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Income security: A basic human need

Poverty is so stressful that it can change the way the brain works. Ensuring income security is essential in this pandemic era. 

The pandemic has increased anxiety around the globe. We’ve faced losses of loved ones, uncertain futures and major changes to our routines. But many pandemic worries are caused by uncertainty about work and income.

Percentage of people by region who reported being concerned about their financial and/or job security during the pandemic

Financial insecurity has become a more pressing issue since the start of the pandemic. According to the ADP Research Institute, 69% of workers say they have been paid late at some point, an increase from 60% before the pandemic. That creates significant stress as well as potentially costly consequences in the form of late payment fees, overdraft charges or loans taken out to get by.

The World Bank reported that in 2020, the number of people living in extreme poverty (defined as living on less than $1.90 a day) rose for the first time in 20 years as the pandemic pushed an additional 100 million people into that category. 

And the number of people living below the poverty line also grew. In the United States, the number of people living below the poverty line ($13,171 in annual income for a single person or $26,496 for a family of four) rose to 37.2 million in 2020, almost 10% more than in 2019. In Latin America, the number of people living in poverty also rose by 11.7% from 2019 to 2020, to 209 million people, a third of the region’s population. In Europe, the lowest quintile of earners saw the biggest drop in income: -10% from 2019 to 2020. 

Theories of need

Financial stress and income insecurity are not only causing daily anguish, but they also dampen people’s future potential.

In the mid-20th century, a new generation of social psychologists started studying the conditions that help people thrive. They asked questions like: At a fundamental level, what does self-actualization look like, and what does it require of us? What are the conditions that promote psychological safety, and how might they be implemented, both individually and collectively? 

In 1943, psychologist Abraham Maslow introduced his concept of the hierarchy of needs, an idea that has since shaped sociological research, business and management practices, and political thought. It is a classification of human needs that must be met in order for individuals to reach their full potential.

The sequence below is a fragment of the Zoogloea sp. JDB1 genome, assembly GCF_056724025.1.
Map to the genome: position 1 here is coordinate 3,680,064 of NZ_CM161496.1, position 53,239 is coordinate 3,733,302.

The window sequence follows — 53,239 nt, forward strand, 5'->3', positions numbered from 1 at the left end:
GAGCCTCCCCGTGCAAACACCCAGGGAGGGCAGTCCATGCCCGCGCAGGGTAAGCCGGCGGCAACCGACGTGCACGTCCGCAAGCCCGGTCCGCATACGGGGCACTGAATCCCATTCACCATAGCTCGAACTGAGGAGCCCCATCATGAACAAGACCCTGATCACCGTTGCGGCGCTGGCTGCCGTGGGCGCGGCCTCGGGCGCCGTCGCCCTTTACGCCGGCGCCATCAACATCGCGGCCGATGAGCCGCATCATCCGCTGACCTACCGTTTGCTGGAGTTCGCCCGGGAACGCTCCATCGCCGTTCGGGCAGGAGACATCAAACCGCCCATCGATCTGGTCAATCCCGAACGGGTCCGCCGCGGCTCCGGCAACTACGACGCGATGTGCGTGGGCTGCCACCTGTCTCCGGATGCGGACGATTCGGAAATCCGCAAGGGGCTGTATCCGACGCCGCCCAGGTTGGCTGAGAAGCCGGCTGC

At the base of the pyramid are so-called “deficiency needs,” our most essential physiological needs: food, water, shelter, rest and physical health. A person cannot function fully without them. Then comes safety and the need for basic security, followed by belonging and love, then a sense of esteem. All four of the foundational categories must be fulfilled before higher-level “growth needs” can be met: cognitive ability, aesthetic needs, self-actualization and, finally, transcendence.

If our basic needs aren’t met, Maslow theorized, our behavior will reflect this deprivation. In modern terms, this is a person with low emotional bandwidth. 

The ability to reach a place of emotional security depends on access to basic financial security. Living in poverty has real, demonstrated emotional consequences. Studies have found that high levels of financial precarity can predict behavior and lead to further instability. Simply put, it’s incredibly stressful to live in poverty, and that experience of stress makes financial precarity even harder to climb out of.

More recent studies have shown that the stress associated with poverty can significantly weaken cognitive functioning. In a 2017 study, researchers found that resource scarcity causes people to be less able to focus on tasks, and also that attention trade-offs can play a role in how the brain encodes memories.

Poverty imposes a cognitive tax.

The health effects of poverty are particularly pronounced in children. “Poverty imposes a cognitive tax,” World Bank researchers wrote in a 2015 report. Impaired cognitive development, including decreased ability to cope with stress and make decisions, has been observed in children growing up in high-stress environments such as those caused by poverty.

Making budgeting decisions with little, for example, makes people so singularly focused on the task in front of them that they often overlook information that may relieve financial stress in the long term. The ability to take the future into account is a financial privilege in and of itself; when basic, short-term needs are beyond reach, it becomes more difficult — often impossible — to plan ahead.

How do we move forward?

Relieving financial stress is helpful for people at all levels of income. Experiments with Universal Basic Income are increasing. Many governments used direct cash benefits to support citizens through furloughs or job losses and to stimulate spending. The way economists think about minimum wage has changed in light of real-world experiments that show wage increases do not reduce job rates.

Payroll teams can help reduce stress by ensuring accurate, timely wages are delivered to all employees. EY estimates about $1 trillion is stashed in employer payroll accounts on any given day, which it says is an opportunity. 

If policymakers consider the way scarcity-induced stress impacts a person’s decision making, efforts to lift people out of the cycle of poverty could make a greater impact.

Zoe Cooper

Zoe Cooper is a writer and designer from New York, based in Berlin. She covers the intersection of visual culture (art, design, film) and technology for publications including Vox, Artsy, TASCHEN and Disegno.